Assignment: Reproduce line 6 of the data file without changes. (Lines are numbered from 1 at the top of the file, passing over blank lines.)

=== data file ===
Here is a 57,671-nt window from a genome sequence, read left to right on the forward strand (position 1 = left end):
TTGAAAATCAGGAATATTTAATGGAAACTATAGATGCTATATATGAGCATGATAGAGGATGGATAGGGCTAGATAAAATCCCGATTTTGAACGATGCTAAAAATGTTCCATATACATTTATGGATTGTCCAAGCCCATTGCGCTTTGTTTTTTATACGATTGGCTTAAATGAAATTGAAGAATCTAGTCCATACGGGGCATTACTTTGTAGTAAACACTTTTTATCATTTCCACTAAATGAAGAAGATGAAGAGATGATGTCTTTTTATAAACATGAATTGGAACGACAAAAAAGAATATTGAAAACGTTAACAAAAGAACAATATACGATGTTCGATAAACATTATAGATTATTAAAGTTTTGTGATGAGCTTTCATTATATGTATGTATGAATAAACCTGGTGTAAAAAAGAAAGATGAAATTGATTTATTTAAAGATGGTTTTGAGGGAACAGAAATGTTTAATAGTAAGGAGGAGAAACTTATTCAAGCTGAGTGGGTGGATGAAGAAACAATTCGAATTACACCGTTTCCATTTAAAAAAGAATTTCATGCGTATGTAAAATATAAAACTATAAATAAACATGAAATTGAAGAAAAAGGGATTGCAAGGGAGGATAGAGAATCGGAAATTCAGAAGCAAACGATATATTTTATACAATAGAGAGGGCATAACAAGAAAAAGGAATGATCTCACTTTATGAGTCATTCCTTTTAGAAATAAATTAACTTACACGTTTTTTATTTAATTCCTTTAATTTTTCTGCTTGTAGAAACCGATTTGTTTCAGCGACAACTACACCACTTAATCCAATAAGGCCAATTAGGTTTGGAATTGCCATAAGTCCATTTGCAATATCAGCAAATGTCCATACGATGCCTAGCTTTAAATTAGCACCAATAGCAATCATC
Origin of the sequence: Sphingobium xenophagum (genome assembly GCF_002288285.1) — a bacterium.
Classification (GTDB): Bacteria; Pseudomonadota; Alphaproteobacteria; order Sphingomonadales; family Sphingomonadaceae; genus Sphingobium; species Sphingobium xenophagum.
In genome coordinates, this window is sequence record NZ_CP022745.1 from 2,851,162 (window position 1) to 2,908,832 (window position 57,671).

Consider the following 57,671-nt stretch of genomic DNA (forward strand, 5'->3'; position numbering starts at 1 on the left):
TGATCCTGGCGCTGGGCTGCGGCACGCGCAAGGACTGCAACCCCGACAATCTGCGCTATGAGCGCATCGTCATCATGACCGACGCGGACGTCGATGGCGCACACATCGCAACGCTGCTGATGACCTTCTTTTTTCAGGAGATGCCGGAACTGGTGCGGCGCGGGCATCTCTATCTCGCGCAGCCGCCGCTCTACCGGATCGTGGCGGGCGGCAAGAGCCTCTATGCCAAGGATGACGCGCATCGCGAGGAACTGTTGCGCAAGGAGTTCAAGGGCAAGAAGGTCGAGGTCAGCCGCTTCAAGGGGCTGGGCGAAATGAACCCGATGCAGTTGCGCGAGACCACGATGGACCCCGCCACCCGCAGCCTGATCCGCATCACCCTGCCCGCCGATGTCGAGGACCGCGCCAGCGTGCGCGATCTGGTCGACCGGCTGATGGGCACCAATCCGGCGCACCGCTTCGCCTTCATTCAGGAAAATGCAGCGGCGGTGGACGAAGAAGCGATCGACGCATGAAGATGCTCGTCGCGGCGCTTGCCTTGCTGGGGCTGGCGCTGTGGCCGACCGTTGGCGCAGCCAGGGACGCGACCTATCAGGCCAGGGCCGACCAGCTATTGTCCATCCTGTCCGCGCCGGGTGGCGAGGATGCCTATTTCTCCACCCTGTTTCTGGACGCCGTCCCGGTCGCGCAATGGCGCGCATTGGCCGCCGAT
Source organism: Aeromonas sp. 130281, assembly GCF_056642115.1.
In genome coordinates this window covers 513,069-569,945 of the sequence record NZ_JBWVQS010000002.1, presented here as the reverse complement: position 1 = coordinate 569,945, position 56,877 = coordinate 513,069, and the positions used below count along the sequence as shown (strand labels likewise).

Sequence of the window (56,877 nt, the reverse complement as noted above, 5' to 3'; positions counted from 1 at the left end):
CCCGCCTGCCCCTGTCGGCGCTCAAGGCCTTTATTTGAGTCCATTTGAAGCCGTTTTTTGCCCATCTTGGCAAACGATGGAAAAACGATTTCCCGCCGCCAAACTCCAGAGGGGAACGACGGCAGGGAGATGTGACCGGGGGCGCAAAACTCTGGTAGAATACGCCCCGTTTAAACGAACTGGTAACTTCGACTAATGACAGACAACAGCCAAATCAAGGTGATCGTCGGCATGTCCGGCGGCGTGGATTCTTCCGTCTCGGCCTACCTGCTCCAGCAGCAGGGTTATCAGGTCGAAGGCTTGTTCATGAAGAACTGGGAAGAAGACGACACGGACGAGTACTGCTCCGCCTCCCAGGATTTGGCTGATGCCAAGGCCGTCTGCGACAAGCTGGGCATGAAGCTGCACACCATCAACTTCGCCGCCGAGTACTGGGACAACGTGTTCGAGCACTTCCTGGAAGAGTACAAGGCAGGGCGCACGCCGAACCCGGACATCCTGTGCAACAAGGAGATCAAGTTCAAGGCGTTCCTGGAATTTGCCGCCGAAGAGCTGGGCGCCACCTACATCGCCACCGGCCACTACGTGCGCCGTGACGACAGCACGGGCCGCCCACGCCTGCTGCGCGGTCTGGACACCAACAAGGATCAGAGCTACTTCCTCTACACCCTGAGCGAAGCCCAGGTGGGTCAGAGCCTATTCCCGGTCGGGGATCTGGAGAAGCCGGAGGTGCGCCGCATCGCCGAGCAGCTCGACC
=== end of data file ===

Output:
Consider the following 57,671-nt stretch of genomic DNA (forward strand, 5'->3'; position numbering starts at 1 on the left):